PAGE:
Good morning, and welcome to our rolling coverage of the world economy, the financial markets, the eurozone and business.
There’s an air of disappointment in the markets today, as Brexit hits another pothole and fresh signs of economic slowdown appear.
The pound has slid away from the heady heights of $1.30 seen earlier this week, and is now bobbing around $1.286 after MPs rejected Boris Johnson’s plan to fast-track his Brexit deal into law.
The legislation has now been ‘paused’ — creating new uncertainty as we face up to the prospect of a new three-month delay to Brexit, or a general election.
Hopes of a breakthrough last night had pushed European stock markets higher, with Germany’s DAX near a one-year high. Stock are expected to drop back this morning, though.
Michael Hewson of CMC Markets says the government is “taking time out” by pausing the legislation, but not abandoning it.
Importantly, Boris Johnson said that the UK would leave the EU with this deal come what may, but did not stick to his Oct 31st do-or-die mantra.
This could be an important, indeed key, shift in the government’s position as it may indicate a willingness to extend and then seek to get the bill through Parliament. My initial thoughts are that the government will let the EU offer the extension to get the bill through, and Boris can square the circle later with amendments etc.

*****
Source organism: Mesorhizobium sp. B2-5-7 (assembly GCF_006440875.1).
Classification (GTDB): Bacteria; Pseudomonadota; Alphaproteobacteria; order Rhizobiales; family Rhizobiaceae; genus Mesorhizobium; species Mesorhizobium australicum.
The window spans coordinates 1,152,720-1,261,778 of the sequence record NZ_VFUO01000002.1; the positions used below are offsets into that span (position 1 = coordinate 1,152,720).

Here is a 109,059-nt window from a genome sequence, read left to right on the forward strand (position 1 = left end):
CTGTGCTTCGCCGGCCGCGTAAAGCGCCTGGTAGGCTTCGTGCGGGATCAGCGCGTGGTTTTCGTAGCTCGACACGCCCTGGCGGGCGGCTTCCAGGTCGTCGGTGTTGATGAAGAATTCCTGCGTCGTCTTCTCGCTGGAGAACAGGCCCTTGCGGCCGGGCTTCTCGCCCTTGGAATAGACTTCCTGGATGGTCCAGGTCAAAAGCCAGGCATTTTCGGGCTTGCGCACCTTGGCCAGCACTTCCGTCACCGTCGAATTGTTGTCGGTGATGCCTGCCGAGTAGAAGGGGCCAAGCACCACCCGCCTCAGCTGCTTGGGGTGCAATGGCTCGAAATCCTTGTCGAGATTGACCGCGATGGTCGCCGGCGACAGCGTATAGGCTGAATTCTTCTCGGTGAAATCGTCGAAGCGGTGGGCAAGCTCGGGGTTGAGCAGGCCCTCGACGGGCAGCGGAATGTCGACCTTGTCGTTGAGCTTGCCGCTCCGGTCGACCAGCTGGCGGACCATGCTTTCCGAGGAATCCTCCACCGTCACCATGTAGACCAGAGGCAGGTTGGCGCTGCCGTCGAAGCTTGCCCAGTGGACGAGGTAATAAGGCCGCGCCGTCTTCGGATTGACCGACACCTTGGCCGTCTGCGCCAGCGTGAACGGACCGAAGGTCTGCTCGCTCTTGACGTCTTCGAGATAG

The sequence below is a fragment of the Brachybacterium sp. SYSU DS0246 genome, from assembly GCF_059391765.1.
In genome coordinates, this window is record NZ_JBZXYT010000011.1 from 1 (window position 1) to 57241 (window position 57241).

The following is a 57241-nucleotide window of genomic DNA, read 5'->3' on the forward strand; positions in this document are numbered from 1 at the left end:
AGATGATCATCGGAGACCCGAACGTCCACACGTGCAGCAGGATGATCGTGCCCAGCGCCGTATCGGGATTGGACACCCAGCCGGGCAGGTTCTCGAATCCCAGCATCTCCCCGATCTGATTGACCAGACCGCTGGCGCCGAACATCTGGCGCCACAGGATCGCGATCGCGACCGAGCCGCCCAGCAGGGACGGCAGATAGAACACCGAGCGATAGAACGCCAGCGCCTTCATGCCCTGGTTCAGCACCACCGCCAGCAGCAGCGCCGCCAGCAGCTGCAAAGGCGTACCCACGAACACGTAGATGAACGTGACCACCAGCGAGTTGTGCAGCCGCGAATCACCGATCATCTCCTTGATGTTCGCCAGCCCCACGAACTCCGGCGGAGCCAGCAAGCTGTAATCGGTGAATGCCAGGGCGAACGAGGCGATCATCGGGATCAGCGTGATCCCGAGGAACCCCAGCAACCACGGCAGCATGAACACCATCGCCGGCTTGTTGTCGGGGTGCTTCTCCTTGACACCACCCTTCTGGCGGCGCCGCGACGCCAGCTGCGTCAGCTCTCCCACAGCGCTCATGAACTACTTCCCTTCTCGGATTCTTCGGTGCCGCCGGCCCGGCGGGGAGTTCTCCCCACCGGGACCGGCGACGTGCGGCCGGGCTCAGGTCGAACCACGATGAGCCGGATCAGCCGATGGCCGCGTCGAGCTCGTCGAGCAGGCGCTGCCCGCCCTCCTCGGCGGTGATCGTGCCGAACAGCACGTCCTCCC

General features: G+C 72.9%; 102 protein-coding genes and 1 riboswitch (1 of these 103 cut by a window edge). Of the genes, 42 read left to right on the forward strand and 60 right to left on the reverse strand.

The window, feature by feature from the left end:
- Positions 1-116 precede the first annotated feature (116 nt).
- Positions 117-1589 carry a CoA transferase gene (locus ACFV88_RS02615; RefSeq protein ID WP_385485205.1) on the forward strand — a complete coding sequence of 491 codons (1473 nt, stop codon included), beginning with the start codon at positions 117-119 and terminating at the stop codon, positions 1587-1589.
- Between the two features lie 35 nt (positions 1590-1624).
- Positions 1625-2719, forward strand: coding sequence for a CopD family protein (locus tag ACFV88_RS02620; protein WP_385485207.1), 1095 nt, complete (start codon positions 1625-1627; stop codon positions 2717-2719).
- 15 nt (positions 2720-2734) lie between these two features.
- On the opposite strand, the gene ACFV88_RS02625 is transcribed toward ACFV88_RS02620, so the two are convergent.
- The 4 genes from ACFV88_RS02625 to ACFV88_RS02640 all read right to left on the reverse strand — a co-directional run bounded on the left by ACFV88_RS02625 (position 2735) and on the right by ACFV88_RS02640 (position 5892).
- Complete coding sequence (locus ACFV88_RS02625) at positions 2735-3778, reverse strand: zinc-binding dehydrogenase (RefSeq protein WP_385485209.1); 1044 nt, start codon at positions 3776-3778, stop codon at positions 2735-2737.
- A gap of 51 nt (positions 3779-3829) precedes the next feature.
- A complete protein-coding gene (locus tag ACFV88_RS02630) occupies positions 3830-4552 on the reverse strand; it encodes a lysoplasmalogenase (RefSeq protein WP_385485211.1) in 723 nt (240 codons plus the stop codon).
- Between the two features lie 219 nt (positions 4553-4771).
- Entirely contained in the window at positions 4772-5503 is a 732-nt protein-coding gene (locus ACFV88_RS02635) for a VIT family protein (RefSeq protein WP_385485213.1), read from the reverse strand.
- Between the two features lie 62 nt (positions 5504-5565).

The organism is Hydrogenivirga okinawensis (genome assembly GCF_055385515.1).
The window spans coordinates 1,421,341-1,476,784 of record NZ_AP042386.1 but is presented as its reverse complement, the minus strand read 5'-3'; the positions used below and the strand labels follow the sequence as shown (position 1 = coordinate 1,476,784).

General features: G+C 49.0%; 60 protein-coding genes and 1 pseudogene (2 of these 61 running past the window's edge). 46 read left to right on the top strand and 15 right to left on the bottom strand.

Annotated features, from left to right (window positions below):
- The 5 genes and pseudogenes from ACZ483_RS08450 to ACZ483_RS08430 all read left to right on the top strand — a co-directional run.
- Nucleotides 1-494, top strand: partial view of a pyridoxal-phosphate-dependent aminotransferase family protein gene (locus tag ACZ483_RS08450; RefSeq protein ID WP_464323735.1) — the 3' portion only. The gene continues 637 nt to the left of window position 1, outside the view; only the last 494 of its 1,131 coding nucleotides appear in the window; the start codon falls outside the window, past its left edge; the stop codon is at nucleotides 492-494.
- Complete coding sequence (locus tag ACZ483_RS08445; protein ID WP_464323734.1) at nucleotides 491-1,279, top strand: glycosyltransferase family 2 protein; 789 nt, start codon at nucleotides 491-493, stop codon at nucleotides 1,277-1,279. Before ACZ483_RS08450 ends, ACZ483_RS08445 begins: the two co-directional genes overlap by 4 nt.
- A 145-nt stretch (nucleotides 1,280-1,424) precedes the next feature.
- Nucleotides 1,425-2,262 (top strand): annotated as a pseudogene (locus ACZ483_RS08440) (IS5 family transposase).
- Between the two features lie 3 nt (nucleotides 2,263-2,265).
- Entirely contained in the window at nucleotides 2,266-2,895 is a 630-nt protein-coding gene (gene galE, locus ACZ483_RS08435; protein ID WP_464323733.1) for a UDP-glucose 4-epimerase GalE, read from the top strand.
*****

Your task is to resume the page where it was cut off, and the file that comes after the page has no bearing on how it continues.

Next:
Brexit’s not the only worry, though. Last night, chipmaker Texas Instruments alarmed Wall Street with a rather weak Q4 revenue forecast that was up to $500m below forecasts.
This has crushed hopes of a turnaround in the semiconductor market – a handy gauge of economic growth.
Shares in TI plunged 10% in after-hours trading, dragging other chipmakers down as well.
TI chief financial officer Rafael Lizardi blamed the slowdown on the ongoing US-China trade war, telling investors:
It is due to macro events, and specifically, the trade tensions, and if you think about when there’s tensions in trade and obstacles to trade, what do businesses do?
They become more cautious and they pull back, and we are at the very end of a long supply chain.
TI must be hoping furiously that the ‘Phase One’ trade deal announced by Donald Trump two weeks ago actually leads to a full agreement.
Another bellwether stock, McDonalds, also disappointed the markets yesterday with slower-than-expected sales growth.
Also coming up today
The parliamentary inquiry into the collapse of Thomas Cook will hear from its former CEOs Manny Fontenla-Novoa and Harriet Green, plus regulators.
Yesterday, MPs heard that the company’s auditors had also been paid to provide other lucrative services — surely a potential conflict of interest?
- 10am BST: BEIS committee hearing into Thomas Cook collapse
- 3pm BST: Eurozone consumer confidence survey: expected to fall to -6.7 from -6.5
- 3.30pm BST: US weekly oil inventory figures